Nowadays, the appeal is much the same as it was when the bobber first emerged. However, the sense of pride that comes with a successful modification is reason enough for some to start experimenting with bike bobbing.

Bobber kits range in price from $2,795 to $5,000, with costs again varying based on the modifications you're willing to invest in. While these kits are notably less expensive than a bobber made by a larger manufacturer, don't forget to factor make-time into your potential expenses. If you're a first-time bobber, what's most important is up to you: the ride or the making.

Can A Bobber Motorcycle Have Two Seats?

Harley Davidson motorcycle with two seats

Traditionally, bobber motorcycles do not have a passenger seat. These seats were removed to lend to the lighter ride. That said, if you're bobbing a motorcycle in this day and age, you can include and whatever features your heart desires.

Note, though, that if you choose to shorten your fender as the original bobbers did, you're going to have a difficult time finding the best place to set your passenger's seat. The seat, too, will likely not be a permanent feature on your bike.

What's The Difference Between A Bobber And A Chopper?

If you're familiar with the motorcycle modification scene, you're going to notice some overlap between a bobber motorcycle and a chopper. Despite their similarities, these two bike types are different breeds.

As mentioned, bobber motorcycles are motorcycles that have been reduced in size and weight for the sake of speed. During this modification process, the bike's features will have been modified, but the frame will remain the same.

Comparatively, chopper motorcycles are almost entirely custom-made. Riders interested in investing in a chopper motorcycle will often make their own frames or modify the frames of existing motorcycles within an inch of their life until they're no longer recognizable. Choppers prioritize speed and ride, just like bobbers, but they're less likely to shed features and more likely to play with a rider's traditional understanding of a motorcycle.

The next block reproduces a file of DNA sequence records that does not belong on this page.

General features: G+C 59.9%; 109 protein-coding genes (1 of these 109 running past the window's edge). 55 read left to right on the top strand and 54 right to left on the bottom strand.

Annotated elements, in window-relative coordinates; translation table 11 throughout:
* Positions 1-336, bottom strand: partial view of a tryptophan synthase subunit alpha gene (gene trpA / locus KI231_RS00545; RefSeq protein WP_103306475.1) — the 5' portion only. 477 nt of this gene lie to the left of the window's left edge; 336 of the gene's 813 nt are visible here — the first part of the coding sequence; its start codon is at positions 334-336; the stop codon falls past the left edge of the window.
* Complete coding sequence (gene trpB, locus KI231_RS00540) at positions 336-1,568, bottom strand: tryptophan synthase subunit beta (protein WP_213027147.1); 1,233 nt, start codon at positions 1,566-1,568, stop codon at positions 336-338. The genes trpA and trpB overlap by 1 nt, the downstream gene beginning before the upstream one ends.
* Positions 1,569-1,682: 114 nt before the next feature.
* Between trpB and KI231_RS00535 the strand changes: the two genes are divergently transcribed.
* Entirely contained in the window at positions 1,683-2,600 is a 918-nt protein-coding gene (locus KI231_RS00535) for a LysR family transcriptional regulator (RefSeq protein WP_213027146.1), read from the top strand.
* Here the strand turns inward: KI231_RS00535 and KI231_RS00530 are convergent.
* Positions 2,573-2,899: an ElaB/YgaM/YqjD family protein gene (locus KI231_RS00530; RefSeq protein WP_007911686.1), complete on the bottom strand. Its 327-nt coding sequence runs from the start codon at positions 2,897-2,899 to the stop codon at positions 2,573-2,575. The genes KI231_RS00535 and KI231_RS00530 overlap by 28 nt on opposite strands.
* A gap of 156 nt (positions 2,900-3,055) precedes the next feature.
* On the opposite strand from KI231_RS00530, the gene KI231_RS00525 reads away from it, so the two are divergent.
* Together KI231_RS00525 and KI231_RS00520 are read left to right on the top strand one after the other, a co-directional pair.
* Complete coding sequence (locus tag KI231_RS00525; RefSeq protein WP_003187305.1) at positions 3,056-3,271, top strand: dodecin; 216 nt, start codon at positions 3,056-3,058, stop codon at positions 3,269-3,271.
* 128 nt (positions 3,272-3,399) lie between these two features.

Chopper motorcycle near a wall

The line between a bobber and a chopper often depends on the person doing the modifying. However, if you find yourself adding more to your bike than you're taking away, you're probably working with a chopper instead of a bobber.

Is A Bobber A Cruiser?

Bobbers and choppers may have some crossover, but bobbers and cruisers are two different species entirely. Why? Let's break the two types of motorcycles down:

  • Bobbers, again, are meant to be used for speed. They're made with minimalism in mind and typically have a seat that's barely wide enough for a single person. Even in the modern era, where high-speed engines are common, bobbers are meant to out-perform top-market motorcycles.
  • Cruisers, comparatively, are ideal for motorcyclists who like to take long, winding trips around the country. These motorcycles come equipped with some high-end toys, including light-weight baggage and comfortable, large seats. Where you'll be hard-pressed to find a legitimate bobber with two seats, cruisers commonly have more than one seat, making them perfect for long rides. Cruisers, too, will not be stripped of their detail parts and instead are designed with comfort and technological ease in mind.

Interested in some cool motorcycle accessories? Check out these Ram Cell Phone Mounts For Motorcycles [10 Models Examined].

If you're looking to take a bike around the country, you're going to want to leave a bobber behind. However, if you're more interested in speed or the look of bobbers of old, the minimalist style is the way to go.

Whether you want to pay homage to the history of the bobber or explore just how fast some of today's modern, stripped-down bikes can go, bobbers make for an exciting addition to any garage. Be sure to use them appropriately and with the right protective gear, and you'll understand just why these bikes have held onto their popularity for as long as they have.